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We Owe the World


Businesses are required to track their income, expenses and obligations according to a standard set of rules. The rules are called Generally Accepted Accounting Principles, or GAAP. Although there are complexities and abuses, following GAAP allows businesses to be reliably compared against competitors. GAAP helps the Securities and Exchange Commission deter management from manipulating the books to overstate profits or hide liabilities.

A corporation has to record its liability for worker pensions, for example, at the present value of the promised stream of payments to retired workers. If General Motors has to make $1000 monthly payments to a former autoworker, GM’s books have to show not just the $1000 as a liability, but an amount big enough to keep making that payment for the expected lifetime of the worker. Not showing enough in reserve to be sure the thousand bucks will go out every month would violate GAAP, subjecting GM’s management to criminal charges and SEC penalties.

Government is not bound by GAAP. Congress and the Executive Branch keep the Federal books without any meaningful oversight. There’s no SEC regulating the government’s accounts. Federal liabilities for Social Security and Medicare are not counted as a long-term obligation like they are for General Motors pensions. Following the previous example, government only records the $1000 payment with no reserve for the next month’s obligation.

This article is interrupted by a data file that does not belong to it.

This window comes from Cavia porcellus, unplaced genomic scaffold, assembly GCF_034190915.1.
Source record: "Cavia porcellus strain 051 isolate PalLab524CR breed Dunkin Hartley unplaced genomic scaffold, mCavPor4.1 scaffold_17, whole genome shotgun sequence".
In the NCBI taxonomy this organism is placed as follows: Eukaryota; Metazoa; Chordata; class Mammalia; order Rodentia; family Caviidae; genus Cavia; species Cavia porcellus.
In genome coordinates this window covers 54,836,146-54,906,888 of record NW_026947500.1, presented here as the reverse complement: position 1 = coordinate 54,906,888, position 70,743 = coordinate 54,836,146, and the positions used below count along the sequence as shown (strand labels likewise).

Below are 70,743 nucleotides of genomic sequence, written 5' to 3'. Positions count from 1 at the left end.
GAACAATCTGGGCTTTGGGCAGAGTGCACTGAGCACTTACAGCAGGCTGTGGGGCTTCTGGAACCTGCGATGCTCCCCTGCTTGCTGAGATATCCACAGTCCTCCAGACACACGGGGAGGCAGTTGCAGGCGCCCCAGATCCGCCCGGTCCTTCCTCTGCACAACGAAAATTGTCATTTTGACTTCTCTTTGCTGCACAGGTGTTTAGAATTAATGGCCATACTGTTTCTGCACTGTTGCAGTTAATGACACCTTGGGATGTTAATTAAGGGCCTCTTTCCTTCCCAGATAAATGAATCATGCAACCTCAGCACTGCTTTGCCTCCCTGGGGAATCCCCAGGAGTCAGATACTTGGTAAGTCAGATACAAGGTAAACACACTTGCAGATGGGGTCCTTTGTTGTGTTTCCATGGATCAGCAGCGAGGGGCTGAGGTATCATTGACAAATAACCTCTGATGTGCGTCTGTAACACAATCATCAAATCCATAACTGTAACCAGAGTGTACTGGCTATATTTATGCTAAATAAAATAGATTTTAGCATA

If the US government kept its books by the same rules as GM and every other business, the Feds would need a $65.5 trillion reserve:

Calculations from the "2008 Financial Report of the United States Government" also show that the GAAP negative net worth of the federal government has increased to $59.3 trillion while the total federal obligations under GAAP accounting now total $65.5 trillion.

The $65.5 trillion total federal obligations under GAAP accounting not only now exceed four times the U.S. gross domestic product, or GDP, the $65.5 trillion deficit exceeds total world GDP.

The debt and deficit figures used in popular discussions are fictionally low. The projected $12 trillion national debt for 2009 does not account for promised Social Security payments. Legitimate accounting shows the United States owes more than the entire world produces.



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The US is one “world” in debt today. It could be paid down, gradually, over a generation or two. But if the government keeps using phony accounting, our children will likely pass on two “worlds” worth of debt to their children.